Friday, August 6, 2010

Unlike yesterday's serendipitous adventure, today I had a fieldtrip with a plan.  I went to a site that I love to visit, even though I don't get there often: the St. Photios Greek Orthodox National Shrine.  I enjoy visiting the Shrine for a number of reasons--it has beautiful artwork, shares the history of the first Greek immigrants to Florida, and it has strong ties to archaeology.  Beyond those reasons there's one more, and it's admittedly pretty silly.  My older brother married a first generation American whose parents moved to the U.S. from Greece several years ago.  Floating somewhere in my head is the silly notion that the Greeks who traveled to British Florida in 1768 just may have known some of my sister-in-law's ancestors.  "Oh, they're from Greece?  I wonder if they know the Theofilopoulos family."  In any case, the Shrine somehow helps me feel connected to a part of my family that lives all the way across the country, silly or not.



St. Photios stands in a historic structure at 41 St. George Street, called the Avero House.  It is both a modern religious site and a place that commemorates the Greek, Minorcan, and Corsican people who traveled to Florida in search of a more prosperous future. 

The story of their journey begins with Andrew Turnbull, a Scottish doctor who decided to start a plantation in Florida after it became British territory.  He traveled to Italy, Greece, and Minorca looking for people to become indentured servants in the settlement of Smyrnea (modern day New Smyrna Beach).  He was only looking for about 400 people.  Due to hard conditions like drought in Minorca and Turkish aggression in Greece, Turnbull ended up taking 1400 people to Florida in 1768 as indentured servants.  They agreed to work on his plantation for 6-8 years, after which they would receive freedom and land. 



Despite Turnbull's intentions, things in Smyrnea did not go according to plan.  People still debate whether he truly abused his indentured servants or whether he simply was unequipped to care for the needs of that many people.  In any case, a situation that began badly ended in disaster.  During the voyage over, 148 people died on the crowded ships.  Once they arrived, Turnbull faced an endless string of financial troubles, and his indentured servants sometimes ran out of supplies like food and clothing.  The colony faced unexpected challenges in growing indigo and mistrust from the Creek Indians.



Living under harsh conditions took its toll on Turnbull's workers.  After a failed revolt only months after their arrival, three of the immigrants were tried and convicted for the uprising.  Two were put to death.  It would be nearly 10 years before the indentured servants tried again to seek freedom.  In 1777, Turnbull returned to England to pursue financial help.  After he left, some of the people walked 75 miles from Smyrnea to St. Augustine to ask Florida's governor for help.  Governor Patrick Tonyn granted Turnbull's workers freedom and gave them small parcels of land.  Many of them traveled to St. Augustine to make their homes.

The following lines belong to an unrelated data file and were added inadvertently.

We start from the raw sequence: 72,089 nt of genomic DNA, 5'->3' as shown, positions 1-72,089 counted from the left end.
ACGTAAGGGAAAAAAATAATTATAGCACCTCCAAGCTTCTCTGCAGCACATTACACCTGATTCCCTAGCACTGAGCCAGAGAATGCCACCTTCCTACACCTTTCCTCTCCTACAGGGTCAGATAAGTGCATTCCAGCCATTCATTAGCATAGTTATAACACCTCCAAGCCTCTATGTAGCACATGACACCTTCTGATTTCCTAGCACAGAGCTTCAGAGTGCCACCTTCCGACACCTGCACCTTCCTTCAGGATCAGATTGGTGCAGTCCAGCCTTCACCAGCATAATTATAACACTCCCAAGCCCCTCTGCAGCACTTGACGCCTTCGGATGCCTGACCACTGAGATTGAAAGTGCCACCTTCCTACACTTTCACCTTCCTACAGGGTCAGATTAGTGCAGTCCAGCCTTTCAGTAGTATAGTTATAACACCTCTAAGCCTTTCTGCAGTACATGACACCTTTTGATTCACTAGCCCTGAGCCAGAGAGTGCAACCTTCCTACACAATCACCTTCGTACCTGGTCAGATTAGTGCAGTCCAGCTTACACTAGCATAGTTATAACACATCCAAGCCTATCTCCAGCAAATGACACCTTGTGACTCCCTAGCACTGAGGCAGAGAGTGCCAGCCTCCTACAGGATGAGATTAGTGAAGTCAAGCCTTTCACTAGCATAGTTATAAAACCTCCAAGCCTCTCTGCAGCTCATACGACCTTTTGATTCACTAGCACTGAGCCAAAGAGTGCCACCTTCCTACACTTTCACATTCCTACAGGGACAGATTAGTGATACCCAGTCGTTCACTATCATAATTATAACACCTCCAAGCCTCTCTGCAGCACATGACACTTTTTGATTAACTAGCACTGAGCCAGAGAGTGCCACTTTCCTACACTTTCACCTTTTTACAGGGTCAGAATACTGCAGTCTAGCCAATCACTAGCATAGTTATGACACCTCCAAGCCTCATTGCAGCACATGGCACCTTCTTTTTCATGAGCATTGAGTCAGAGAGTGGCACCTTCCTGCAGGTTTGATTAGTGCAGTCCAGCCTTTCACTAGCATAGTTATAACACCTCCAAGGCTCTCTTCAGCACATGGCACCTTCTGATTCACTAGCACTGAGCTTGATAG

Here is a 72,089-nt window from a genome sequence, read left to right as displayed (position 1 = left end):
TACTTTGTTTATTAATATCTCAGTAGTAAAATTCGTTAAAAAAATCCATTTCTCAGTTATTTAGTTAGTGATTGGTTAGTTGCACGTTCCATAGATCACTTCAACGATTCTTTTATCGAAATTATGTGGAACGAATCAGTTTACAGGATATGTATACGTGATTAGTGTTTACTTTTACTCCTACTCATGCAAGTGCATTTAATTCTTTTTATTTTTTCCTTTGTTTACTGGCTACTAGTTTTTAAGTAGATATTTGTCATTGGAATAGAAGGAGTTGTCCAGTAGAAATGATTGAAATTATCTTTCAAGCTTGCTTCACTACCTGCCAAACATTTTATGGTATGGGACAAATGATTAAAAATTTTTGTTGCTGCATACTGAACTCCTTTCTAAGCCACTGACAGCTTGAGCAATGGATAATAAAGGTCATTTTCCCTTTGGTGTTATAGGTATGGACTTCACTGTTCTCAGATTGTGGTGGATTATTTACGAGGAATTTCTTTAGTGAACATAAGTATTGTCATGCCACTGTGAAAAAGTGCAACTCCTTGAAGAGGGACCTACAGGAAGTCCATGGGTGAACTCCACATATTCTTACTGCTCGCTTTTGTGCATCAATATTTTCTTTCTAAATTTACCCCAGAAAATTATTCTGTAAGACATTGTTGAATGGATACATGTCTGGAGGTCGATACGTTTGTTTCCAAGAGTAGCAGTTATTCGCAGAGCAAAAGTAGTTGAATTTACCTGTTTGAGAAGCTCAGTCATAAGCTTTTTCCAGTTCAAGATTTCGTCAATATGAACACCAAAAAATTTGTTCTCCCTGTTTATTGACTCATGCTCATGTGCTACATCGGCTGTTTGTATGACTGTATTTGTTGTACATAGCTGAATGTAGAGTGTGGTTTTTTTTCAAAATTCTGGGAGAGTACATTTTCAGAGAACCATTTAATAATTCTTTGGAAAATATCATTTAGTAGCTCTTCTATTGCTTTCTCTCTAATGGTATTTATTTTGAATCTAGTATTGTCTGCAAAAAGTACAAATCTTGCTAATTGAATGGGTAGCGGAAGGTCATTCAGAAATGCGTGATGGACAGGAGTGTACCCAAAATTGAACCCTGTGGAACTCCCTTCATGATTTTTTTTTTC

Artifacts from the Avero House
The Shrine tells much more of the story in its display, sharing historical accounts and even letters written by Turnbull's workers petitioning the governor for freedom.  It also features a display of artifacts recovered from the Avero house itself.  The house is one of the oldest in St. Augustine, and was chosen for the site of the Shrine because it was given to the Minorcans and Greeks who escaped from Turnbull in 1777 as a temporary place of worship.  When the building was restored and made into the Shrine in the 1970s, excavations there yielded artifacts that tell us about the lives and spirituality of the people who worshipped there.



Photo courtesy of stphotios.com
Aside from sharing the history and heritage of an immigrant group often overlooked in St. Augustine, the Shrine is a beautiful tribute to the Greek Orthodox faith.  It features Byzantine-style frescoes with 24-karat gold highlights on the walls and ceilings of the chapel.  One room is dedicated solely to collections of religious art, some more than 300 years old.   






If you visit St. Photios, you can also watch a video that shares more of the history of the Minorcans, Greeks, and Corsicans who traveled to Florida.  There's also a gift shop with great books and items reflecting Greek culture and the Greek Orthodox faith.  And I found out it's okay to ask questions--the staff there is friendly and seems to know just about everything there is to wonder about the site!


St. Photios is open daily from 9am to 5pm.  For more information, visit http://stphotios.com/


If you would like to visit a Turnbull site in New Smyrna, check out http://volusiahistory.com/oldfort.htm


To go on your own archaeology fieldtrips all over northeast Florida, get our free map: http://www.fpannortheast.org/guide/documents/ArchaeologyMap_000.pdf

One Response so far.

  1. It was a joy to meet Amber - her blog is not only accurate but it is also interesting :) All the best as you travel through Florida's First Coast!

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